TAMPA — Coach Jon Cooper called his team "comfortable" Friday.
"Maybe you get a little too overconfident," wing Alex Killorn admitted.
After a franchise-record nine-game winning streak put the Lightning in first place in the Atlantic Division, the defending Eastern Conference champions exhaled. And it has cost them dearly. The Lightning has dropped three straight heading into today's game against the Blue Jackets in Columbus, a game that opens a crucial four-game road trip.
"You take your foot off the pedal for a brief second, you catch your wind, and the other team is coming," associate coach Rick Bowness said. "That's how good the league is."
Tampa Bay isn't the first team to experience a skid after a streak. The Blackhawks lost three of four after rattling off 12 wins in a row this season. The Panthers went on a four-game losing streak after 12 straight victories. The Ducks have lost three in a row after 11 straight wins.
Bowness said the tendency is for bad habits to creep in, even when a team is winning, with coaches warning those habits eventually will come back to bite it.
"The more you win, the more opponents bring their 'A' game; they want to be the team that ends your (streak)," Bowness said. "Then all of a sudden you get your (butt) handed to you and you have to get it going again."
Center Tyler Johnson lamented how the Lightning didn't do the "little things" in Friday's 3-1 loss to the Flyers. Goalie Ben Bishop said the team was "too cute" offensively.
"You get away from the work ethic necessary," Bowness said. "Because you go on the ice and it's, 'Okay, this is going good.' You forget there's a process to make that go good. The process is preparing yourself; you've got to prepare to make things happen. (You can't) go on the ice expecting things to happen; the league is too good."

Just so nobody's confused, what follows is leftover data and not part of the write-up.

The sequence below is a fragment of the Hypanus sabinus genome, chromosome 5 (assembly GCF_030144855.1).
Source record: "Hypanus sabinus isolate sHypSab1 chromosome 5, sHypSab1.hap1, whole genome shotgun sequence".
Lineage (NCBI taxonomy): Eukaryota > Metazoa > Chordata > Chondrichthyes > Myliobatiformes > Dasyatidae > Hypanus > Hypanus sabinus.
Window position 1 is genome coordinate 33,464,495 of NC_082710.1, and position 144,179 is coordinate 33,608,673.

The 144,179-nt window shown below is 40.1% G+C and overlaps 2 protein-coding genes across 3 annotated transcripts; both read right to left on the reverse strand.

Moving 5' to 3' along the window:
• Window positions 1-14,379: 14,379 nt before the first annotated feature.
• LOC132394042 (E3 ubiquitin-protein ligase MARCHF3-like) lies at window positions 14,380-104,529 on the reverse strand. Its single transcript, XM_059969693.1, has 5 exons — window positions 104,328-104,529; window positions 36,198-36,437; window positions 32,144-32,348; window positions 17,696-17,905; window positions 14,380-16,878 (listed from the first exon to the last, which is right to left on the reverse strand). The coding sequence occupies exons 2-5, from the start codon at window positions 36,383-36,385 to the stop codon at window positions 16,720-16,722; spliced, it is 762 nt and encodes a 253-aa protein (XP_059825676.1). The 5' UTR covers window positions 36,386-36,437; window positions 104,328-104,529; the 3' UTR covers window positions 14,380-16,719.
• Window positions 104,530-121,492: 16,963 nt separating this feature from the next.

The Lightning came close to getting shut out for the second consecutive game Friday, held to 19 shots. It took Brian Boyle scoring with an extra attacker in the final 21/2 minutes, putting in a rebound in front, to get Tampa Bay on the board.
That kind of dirty goal is what the Lightning needs more of, Bishop said.
"We've got to look in the mirror here," Bishop said. "It's obviously not a good enough effort to score one goal in two games. We've got to be better. We've got to play a little more north-south, get those dirty goals, get back to basics the way we're playing on the road. Get to the net and good things happen."
Johnson said that with the Lightning's offensive talent, "sometimes we maybe try to skill it out a little too much."
"You just got to remember to get your nose dirty every night," Bowness said. "The more you win, the less willing you are to get your nose dirty. We've got to get back to that."
Tampa Bay has been through this before. It lost four of five last month after a streak of 10 wins in 11 games. The Lightning responded with its nine-game winning streak.
With just 14 games remaining in the regular season, captain Steven Stamkos said Tampa Bay — holding on to a top-three spot in the division — needs to bounce back in similar fashion.
"Guys have to realize that this time of year, nothing is easy," Stamkos said. "There are teams playing desperate hockey. Just because you might think you're comfortable in a spot, any given night can swing a lot of things. We know that from previous years, and we have to show that desperation."
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